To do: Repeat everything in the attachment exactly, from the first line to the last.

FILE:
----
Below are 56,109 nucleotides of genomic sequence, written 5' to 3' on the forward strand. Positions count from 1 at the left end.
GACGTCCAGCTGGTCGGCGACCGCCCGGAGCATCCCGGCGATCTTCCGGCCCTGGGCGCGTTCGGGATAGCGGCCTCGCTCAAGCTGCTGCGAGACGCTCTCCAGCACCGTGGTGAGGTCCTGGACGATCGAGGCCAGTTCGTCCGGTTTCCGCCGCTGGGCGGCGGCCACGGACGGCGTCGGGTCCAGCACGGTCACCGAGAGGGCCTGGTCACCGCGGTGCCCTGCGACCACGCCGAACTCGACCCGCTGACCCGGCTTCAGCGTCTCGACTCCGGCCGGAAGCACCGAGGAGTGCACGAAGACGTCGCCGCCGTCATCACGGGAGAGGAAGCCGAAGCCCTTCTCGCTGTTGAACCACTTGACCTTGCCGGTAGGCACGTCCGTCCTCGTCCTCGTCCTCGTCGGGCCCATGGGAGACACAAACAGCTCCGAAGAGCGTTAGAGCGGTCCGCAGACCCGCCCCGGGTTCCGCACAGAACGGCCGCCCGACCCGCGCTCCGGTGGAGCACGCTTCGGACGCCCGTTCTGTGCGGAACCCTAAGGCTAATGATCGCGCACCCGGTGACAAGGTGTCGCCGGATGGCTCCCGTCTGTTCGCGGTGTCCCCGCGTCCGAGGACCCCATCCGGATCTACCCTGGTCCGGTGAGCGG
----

Below are 56,109 nucleotides of genomic sequence, written 5' to 3' on the forward strand. Positions count from 1 at the left end.
GACGTCCAGCTGGTCGGCGACCGCCCGGAGCATCCCGGCGATCTTCCGGCCCTGGGCGCGTTCGGGATAGCGGCCTCGCTCAAGCTGCTGCGAGACGCTCTCCAGCACCGTGGTGAGGTCCTGGACGATCGAGGCCAGTTCGTCCGGTTTCCGCCGCTGGGCGGCGGCCACGGACGGCGTCGGGTCCAGCACGGTCACCGAGAGGGCCTGGTCACCGCGGTGCCCTGCGACCACGCCGAACTCGACCCGCTGACCCGGCTTCAGCGTCTCGACTCCGGCCGGAAGCACCGAGGAGTGCACGAAGACGTCGCCGCCGTCATCACGGGAGAGGAAGCCGAAGCCCTTCTCGCTGTTGAACCACTTGACCTTGCCGGTAGGCACGTCCGTCCTCGTCCTCGTCCTCGTCGGGCCCATGGGAGACACAAACAGCTCCGAAGAGCGTTAGAGCGGTCCGCAGACCCGCCCCGGGTTCCGCACAGAACGGCCGCCCGACCCGCGCTCCGGTGGAGCACGCTTCGGACGCCCGTTCTGTGCGGAACCCTAAGGCTAATGATCGCGCACCCGGTGACAAGGTGTCGCCGGATGGCTCCCGTCTGTTCGCGGTGTCCCCGCGTCCGAGGACCCCATCCGGATCTACCCTGGTCCGGTGAGCGG